The view ahead of me closed up – the road unnaturally cut through the chalk mountainside. I felt my heart race. Whatever happened to Tristan, it couldn’t be my concern right now. So why was I so uneasy? The road had been illuminated by the reflection of my car lights against the white chalk of the mountainside, giving it a ghostly shimmer. Like this road, my perspective had to be focused on the one thing that mattered to me right now: Hiro and my family. But that moment when Delilah told me what Tristan had said, my heart pounded and for those few seconds, my mind went blank. The road went on and on, cutting through the mountain seamlessly as if natural, but – and I knew this well – this road would eventually open up again to the vast expanse of the countryside and I would be forced to surrender to the full force of the night sky and its celestial lantern. The road-signs that were only visible upon car-shine would guide me along the highway until I finally reached my destination. But I knew that it would only be a matter of hours before I’d have to retire again, and return back to the disquiet of mine, and Emilia’s, and Yue’s, and Tristan’s world. The thought forced me to breathe in deeply from the sudden tightening of my chest as I drove on. No. Not now.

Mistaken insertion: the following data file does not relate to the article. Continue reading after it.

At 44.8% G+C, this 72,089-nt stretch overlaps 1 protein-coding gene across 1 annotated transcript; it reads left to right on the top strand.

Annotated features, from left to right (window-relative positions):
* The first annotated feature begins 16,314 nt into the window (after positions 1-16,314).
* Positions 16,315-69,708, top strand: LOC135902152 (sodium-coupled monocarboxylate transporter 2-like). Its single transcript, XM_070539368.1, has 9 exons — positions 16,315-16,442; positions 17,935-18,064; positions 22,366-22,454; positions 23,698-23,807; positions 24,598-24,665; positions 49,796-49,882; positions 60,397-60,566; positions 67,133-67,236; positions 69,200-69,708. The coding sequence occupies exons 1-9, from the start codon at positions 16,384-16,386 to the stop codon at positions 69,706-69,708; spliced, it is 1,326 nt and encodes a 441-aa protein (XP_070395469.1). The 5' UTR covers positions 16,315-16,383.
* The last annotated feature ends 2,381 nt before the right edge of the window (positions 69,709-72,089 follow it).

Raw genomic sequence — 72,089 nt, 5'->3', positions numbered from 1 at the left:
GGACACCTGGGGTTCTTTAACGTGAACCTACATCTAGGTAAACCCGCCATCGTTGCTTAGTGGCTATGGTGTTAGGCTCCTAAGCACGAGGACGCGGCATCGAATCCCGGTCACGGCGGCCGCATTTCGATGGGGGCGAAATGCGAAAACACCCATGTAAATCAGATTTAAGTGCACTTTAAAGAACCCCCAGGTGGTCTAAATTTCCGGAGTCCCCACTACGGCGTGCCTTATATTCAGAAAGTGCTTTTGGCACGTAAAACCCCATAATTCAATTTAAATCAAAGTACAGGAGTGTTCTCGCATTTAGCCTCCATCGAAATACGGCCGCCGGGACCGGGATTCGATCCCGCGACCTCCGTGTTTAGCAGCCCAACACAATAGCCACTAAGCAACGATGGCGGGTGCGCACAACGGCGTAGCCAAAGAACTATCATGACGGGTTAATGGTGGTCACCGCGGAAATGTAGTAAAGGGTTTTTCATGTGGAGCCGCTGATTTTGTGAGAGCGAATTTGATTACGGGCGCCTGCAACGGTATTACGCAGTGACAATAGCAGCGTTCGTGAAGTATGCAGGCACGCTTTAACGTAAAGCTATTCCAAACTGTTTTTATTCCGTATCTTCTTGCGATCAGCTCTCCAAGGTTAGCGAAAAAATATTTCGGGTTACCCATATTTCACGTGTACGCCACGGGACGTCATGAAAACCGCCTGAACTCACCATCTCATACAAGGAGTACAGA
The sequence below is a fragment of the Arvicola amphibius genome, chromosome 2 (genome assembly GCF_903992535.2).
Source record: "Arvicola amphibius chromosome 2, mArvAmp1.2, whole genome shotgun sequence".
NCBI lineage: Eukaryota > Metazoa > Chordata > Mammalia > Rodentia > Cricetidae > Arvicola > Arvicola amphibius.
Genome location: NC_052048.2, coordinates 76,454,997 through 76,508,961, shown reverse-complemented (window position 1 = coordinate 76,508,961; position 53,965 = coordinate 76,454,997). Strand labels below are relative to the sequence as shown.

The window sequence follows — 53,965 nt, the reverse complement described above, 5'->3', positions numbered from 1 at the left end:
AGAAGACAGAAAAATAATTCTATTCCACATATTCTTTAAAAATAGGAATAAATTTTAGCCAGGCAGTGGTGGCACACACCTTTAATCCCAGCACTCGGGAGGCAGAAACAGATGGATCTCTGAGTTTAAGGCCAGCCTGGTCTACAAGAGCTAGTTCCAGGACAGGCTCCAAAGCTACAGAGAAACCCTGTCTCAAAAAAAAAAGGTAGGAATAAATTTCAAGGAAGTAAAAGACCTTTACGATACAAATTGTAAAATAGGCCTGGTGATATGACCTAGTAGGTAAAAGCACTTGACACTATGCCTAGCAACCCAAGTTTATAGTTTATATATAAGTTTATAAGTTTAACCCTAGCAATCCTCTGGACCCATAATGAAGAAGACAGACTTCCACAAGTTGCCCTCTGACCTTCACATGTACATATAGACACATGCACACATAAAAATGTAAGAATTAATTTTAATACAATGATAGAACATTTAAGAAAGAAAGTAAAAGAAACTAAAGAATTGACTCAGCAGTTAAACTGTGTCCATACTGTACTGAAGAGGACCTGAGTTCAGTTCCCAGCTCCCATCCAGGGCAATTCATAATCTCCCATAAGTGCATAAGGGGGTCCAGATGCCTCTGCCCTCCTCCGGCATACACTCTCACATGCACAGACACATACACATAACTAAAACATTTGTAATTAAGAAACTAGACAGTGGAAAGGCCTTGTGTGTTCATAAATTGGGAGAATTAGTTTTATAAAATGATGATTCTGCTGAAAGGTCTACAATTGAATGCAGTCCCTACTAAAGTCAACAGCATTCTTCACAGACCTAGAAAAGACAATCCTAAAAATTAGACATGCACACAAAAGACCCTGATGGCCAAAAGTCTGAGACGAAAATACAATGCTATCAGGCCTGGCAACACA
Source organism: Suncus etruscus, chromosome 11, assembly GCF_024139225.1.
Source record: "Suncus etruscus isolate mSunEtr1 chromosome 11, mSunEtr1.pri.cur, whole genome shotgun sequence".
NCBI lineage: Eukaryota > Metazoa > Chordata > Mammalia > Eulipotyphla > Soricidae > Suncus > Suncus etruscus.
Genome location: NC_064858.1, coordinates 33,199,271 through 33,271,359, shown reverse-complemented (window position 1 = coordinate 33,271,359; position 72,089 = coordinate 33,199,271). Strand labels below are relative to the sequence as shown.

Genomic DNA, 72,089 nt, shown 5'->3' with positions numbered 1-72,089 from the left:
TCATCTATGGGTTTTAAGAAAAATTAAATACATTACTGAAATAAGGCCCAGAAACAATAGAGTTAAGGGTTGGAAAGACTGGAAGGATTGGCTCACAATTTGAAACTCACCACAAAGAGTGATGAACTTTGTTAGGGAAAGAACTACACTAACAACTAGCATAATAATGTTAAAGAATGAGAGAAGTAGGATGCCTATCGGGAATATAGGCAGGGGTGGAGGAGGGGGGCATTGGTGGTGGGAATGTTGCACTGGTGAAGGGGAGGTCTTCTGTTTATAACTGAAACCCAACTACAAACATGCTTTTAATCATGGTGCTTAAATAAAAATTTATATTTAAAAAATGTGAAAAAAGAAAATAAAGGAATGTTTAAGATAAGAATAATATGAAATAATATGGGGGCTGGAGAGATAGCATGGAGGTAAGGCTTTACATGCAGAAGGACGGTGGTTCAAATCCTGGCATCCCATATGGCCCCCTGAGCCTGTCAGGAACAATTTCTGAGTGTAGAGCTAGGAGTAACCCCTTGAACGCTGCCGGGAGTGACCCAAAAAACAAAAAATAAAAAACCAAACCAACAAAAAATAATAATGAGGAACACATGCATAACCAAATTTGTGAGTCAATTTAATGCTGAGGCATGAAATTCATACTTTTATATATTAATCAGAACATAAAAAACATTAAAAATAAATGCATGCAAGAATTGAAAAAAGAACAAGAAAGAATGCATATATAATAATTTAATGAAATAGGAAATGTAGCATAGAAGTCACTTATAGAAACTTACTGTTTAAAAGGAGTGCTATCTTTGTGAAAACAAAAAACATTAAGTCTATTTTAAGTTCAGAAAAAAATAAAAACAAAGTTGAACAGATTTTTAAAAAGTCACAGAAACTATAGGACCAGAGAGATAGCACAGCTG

As I left Hiro’s ward, I sighed, following my parents at a slight distance as they walked ahead in uneasy silence, my father holding onto my mother’s handbag and her various other hospital paraphernalia, whilst she held onto the overnight bag that had been packed in the abruptness of Hiro’s admission back into hospital. The doctors, however, ensured us that Hiro was fine, but that he’d need a couple of days rest before he could go home. I was hardly there a couple of hours – during which my parents went for a cup of coffee as I sat with Hiro – before they started dismissing me back home. I knew that my parents didn’t want me there.